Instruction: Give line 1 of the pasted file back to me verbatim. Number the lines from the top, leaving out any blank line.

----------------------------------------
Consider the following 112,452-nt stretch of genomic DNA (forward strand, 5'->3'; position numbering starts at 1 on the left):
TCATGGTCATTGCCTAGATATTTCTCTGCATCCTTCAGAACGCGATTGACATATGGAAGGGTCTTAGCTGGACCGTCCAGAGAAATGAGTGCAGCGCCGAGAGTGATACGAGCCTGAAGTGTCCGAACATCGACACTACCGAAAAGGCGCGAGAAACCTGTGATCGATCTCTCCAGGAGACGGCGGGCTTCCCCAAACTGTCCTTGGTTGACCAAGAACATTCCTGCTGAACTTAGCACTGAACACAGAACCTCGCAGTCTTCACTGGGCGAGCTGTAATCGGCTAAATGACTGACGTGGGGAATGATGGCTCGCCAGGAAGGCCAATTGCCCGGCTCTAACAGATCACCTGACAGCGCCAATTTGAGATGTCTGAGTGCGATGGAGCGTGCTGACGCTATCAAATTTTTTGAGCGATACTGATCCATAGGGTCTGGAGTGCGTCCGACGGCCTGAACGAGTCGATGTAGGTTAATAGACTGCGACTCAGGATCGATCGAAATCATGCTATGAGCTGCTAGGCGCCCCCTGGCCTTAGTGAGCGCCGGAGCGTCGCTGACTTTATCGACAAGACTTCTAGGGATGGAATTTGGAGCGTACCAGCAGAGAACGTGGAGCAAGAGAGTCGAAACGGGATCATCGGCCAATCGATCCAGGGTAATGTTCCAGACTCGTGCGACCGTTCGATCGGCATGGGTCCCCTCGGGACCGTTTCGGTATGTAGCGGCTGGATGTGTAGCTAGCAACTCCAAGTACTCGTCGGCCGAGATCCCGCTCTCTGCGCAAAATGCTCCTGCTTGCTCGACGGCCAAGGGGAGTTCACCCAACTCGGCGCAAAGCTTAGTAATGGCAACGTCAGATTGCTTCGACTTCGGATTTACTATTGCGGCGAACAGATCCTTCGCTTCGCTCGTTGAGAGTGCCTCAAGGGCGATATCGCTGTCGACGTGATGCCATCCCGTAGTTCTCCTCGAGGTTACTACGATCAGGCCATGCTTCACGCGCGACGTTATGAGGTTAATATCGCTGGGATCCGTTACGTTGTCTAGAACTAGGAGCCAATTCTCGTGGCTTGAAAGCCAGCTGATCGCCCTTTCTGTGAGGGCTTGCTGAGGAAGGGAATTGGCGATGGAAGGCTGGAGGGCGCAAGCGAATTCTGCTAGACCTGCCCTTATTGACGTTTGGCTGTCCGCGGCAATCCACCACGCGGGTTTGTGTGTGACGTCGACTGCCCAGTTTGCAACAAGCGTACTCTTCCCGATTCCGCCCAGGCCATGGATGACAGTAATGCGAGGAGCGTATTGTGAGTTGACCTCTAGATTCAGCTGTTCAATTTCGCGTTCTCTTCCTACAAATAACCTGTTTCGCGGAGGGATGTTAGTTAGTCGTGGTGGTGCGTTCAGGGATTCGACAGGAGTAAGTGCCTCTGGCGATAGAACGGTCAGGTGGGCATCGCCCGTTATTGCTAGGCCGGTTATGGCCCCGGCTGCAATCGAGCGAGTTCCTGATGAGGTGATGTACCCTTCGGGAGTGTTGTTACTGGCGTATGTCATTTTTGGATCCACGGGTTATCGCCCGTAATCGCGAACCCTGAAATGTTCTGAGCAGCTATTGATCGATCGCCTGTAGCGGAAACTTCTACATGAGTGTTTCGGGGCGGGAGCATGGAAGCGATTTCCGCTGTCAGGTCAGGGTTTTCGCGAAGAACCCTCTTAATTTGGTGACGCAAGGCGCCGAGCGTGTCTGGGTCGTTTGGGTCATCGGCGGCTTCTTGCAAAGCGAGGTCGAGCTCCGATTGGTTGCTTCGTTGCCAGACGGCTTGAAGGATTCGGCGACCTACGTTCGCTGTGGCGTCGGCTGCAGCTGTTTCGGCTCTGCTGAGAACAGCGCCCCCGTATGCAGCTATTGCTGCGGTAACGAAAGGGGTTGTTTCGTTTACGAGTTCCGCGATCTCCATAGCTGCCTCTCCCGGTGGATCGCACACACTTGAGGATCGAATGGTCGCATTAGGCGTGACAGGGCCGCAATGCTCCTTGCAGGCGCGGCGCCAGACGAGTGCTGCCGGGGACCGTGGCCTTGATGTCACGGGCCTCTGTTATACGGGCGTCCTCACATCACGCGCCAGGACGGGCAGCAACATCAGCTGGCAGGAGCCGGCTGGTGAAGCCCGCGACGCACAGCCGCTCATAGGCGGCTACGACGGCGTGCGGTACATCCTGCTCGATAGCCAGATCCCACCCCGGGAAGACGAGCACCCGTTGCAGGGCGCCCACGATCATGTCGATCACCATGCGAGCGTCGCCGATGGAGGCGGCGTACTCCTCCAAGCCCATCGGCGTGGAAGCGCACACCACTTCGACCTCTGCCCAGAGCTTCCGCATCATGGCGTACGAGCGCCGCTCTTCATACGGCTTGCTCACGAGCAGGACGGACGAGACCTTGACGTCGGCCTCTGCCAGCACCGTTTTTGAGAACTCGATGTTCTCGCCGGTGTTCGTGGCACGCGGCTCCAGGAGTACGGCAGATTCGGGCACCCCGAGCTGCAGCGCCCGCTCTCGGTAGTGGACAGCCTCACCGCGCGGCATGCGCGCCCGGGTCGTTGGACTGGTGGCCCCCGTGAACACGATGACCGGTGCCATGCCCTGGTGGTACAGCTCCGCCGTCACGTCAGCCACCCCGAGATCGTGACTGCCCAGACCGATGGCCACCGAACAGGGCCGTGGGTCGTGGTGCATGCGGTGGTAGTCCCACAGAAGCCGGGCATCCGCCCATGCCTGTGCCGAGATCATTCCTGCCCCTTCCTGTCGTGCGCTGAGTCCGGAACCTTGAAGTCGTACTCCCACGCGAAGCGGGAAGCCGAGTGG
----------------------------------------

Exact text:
Consider the following 112,452-nt stretch of genomic DNA (forward strand, 5'->3'; position numbering starts at 1 on the left):